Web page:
Colorado marijuana shops raked in a record $1.5 billion in sales of medical and recreational cannabis, edibles and concentrate products during 2017, according to the state Department of Revenue. Colorado collected upward of $247 million in taxes and fees revenue from marijuana sales.
Seven months before Hurricane Harvey inundated the Houston area with a trillion gallons of water and led to widespread criticism of the Red Cross, Harris County adopted a disaster-preparation plan whose key assumption was that the Red Cross would be slow to act. But in the time between the plan’s passage and the landfall of Harvey, the Texas county took few steps to implement its strategy.
Lawmakers in more than two-thirds of the states are considering ways to reduce prescription drug costs, including importing them from Canada, as they strive to balance budgets without knowing for sure what their government’s share of the tab will be.
A federal district court judge has ruled that Montana’s ban on political robocalls is constitutional, although the lack of enforcement since the ban was approved in 1991 has meant Montanans still receive many of the calls each election cycle.
California, which has poured billions of public dollars into studying stem cells over the past decade, recently received its first royalty check for the investment. The City of Hope medical research center has sent more than $190,000 to the State Treasurer’s Office related to research funded by the California Institute for Regenerative Medicine, which has been tasked with issuing $2.75 billion in grants for stem cell studies.
Iowa abolished the death penalty in 1965 and, except for a debate in the 1990s, lawmakers have since generally accepted the idea that Iowa will not execute inmates. That's meant that people convicted of first-degree murder and given life sentences in recent years have rarely been granted clemency by the state's governor.
The state House and Senate passed bills to bar Washington landlords from discriminating against tenants who pay their rent with Section 8 vouchers or other assistance.
Teacher visits to students’ homes are gaining popularity as a strategy for improving school performance, but they are also time-consuming and carry a price tag for teachers’ after-hours work. The funding that covered home visits in Utah last year is no longer available, and a bill in the Legislature that seeks $400,000 for state-level grants to pay for home visits is hitting resistance.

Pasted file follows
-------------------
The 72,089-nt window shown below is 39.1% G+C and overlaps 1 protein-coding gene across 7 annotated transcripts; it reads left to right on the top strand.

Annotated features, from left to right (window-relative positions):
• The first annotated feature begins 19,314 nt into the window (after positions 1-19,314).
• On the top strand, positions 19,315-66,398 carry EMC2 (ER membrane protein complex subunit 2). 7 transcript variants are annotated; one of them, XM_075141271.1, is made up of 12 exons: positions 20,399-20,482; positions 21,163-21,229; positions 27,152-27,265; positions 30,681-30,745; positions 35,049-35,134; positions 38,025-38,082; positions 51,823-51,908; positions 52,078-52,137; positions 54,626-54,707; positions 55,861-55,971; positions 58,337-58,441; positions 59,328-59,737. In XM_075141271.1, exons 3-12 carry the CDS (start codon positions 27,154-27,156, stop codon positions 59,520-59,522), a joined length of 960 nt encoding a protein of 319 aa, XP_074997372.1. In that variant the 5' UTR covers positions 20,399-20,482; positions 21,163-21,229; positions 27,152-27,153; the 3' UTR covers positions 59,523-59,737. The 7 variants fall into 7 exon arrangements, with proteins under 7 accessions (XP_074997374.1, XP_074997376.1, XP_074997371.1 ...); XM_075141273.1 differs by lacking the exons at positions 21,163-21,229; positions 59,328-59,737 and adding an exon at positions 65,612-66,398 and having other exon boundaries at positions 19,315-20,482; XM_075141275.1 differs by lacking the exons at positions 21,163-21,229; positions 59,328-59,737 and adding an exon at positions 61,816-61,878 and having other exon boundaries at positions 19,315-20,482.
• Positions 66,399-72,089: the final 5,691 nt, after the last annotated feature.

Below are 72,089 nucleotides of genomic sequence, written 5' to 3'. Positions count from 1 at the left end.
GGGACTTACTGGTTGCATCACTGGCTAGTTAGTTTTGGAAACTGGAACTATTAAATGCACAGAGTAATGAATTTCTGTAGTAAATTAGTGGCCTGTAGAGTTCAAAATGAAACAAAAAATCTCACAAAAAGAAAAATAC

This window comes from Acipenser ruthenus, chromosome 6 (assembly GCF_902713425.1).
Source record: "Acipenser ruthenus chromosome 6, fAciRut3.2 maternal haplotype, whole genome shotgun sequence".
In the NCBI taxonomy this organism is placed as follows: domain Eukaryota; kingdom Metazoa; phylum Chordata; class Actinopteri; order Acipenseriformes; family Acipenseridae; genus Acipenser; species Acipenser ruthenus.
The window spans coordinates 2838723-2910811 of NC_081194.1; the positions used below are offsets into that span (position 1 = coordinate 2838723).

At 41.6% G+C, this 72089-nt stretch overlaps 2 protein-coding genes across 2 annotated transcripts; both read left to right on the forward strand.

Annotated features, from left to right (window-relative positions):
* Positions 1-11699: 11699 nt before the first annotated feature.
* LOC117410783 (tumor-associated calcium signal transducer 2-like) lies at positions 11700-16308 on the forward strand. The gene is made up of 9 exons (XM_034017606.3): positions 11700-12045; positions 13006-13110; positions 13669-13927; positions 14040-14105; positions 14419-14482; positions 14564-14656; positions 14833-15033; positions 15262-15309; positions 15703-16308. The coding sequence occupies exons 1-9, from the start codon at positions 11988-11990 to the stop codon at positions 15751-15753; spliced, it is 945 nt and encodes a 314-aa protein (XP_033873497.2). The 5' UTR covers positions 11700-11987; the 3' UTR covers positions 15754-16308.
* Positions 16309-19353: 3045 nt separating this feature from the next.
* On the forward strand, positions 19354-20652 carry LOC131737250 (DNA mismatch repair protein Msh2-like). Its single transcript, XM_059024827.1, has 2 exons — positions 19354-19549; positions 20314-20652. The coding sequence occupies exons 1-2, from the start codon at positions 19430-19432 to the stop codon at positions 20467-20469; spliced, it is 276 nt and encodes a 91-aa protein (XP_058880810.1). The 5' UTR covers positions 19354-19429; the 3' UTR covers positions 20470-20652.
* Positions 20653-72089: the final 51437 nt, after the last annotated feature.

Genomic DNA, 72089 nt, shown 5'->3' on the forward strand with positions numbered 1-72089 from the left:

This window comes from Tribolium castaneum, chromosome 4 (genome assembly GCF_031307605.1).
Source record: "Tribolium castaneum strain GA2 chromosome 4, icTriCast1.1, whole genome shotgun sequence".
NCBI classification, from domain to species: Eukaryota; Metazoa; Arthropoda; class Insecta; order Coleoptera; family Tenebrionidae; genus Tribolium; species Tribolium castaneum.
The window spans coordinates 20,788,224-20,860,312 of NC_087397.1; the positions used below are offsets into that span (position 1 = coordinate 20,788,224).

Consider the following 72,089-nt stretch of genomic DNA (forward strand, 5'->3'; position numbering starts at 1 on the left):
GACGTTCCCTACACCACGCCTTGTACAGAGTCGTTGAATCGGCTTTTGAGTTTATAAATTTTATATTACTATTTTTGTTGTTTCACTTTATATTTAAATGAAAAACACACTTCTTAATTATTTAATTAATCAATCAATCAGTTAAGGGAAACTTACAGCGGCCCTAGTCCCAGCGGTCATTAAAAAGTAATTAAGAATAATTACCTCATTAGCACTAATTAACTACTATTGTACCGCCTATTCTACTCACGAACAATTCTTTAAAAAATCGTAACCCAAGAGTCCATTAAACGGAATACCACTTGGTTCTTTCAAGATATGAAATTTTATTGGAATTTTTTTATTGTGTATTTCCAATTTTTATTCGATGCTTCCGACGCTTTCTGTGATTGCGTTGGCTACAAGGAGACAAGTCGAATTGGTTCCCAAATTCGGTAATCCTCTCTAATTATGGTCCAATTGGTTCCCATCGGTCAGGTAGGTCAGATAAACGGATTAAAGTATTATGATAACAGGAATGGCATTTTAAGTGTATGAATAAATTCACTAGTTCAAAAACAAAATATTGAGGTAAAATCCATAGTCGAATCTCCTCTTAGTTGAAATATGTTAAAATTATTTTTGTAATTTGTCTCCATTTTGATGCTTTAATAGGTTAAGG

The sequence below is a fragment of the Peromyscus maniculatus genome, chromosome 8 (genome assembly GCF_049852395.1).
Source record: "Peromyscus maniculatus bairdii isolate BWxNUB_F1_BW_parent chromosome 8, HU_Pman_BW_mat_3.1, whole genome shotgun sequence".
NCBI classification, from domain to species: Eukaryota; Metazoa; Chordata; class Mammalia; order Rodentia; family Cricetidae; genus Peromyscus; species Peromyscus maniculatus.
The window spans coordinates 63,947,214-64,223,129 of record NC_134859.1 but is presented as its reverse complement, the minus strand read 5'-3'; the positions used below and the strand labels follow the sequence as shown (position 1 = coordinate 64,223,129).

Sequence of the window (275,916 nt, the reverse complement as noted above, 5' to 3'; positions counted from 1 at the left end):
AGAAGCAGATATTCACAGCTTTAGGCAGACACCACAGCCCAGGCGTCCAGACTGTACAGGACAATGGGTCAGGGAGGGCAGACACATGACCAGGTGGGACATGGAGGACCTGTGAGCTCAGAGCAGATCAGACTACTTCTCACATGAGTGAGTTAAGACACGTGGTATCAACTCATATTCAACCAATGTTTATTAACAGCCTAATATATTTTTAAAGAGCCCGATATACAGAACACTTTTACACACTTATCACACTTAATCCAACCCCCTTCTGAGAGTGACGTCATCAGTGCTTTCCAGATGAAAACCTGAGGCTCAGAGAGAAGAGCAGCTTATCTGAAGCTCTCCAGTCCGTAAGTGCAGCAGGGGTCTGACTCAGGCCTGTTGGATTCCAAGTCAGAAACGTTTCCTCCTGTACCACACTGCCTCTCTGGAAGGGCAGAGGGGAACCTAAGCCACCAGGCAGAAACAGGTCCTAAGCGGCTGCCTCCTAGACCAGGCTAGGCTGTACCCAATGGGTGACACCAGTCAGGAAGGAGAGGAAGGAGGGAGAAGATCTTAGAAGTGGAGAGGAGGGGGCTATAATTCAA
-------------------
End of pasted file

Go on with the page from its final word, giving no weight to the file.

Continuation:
The Virginia Senate passed a bill that would allow someone charged with possession of marijuana for the first time to later pay $150 to have the charge expunged. The expungement fee would be used to maintain a database of those who had charges expunged, so prosecutors and courts could stop someone from using that benefit more than once.
In South Dakota, failing a urine test for methamphetamine can result in a felony drug possession charge. Defense lawyers in the state have long argued that the approach is overly harsh and costly for taxpayers, given the number of prison inmates serving time for drug possession.
A pending bill in the New Hampshire Senate would require victims of asbestos-related diseases and their lawyers to identify the sources of money they’ve already gotten in or out of court. Opponents claim it seeks to delay, if not deny, financial payout to victims in a state with a higher-than-average mortality rate for asbestos-related diseases.
Gov. Matt Mead, a Republican, cautioned against deep cuts to education and social services while praising the overall reduction in the size of Wyoming’s government in his final state of the state address.
The Ohio Department of Insurance set up a partnership with the Ohio attorney general’s office and the Ohio Department of Taxation in 2011 to determine if insurance agents are compliant with Ohio laws when it comes to income taxes, sales taxes and workers’ compensation premiums. The state has nearly 220,000 agents, and has collected money or set up payment plans for more than 1,600 of them.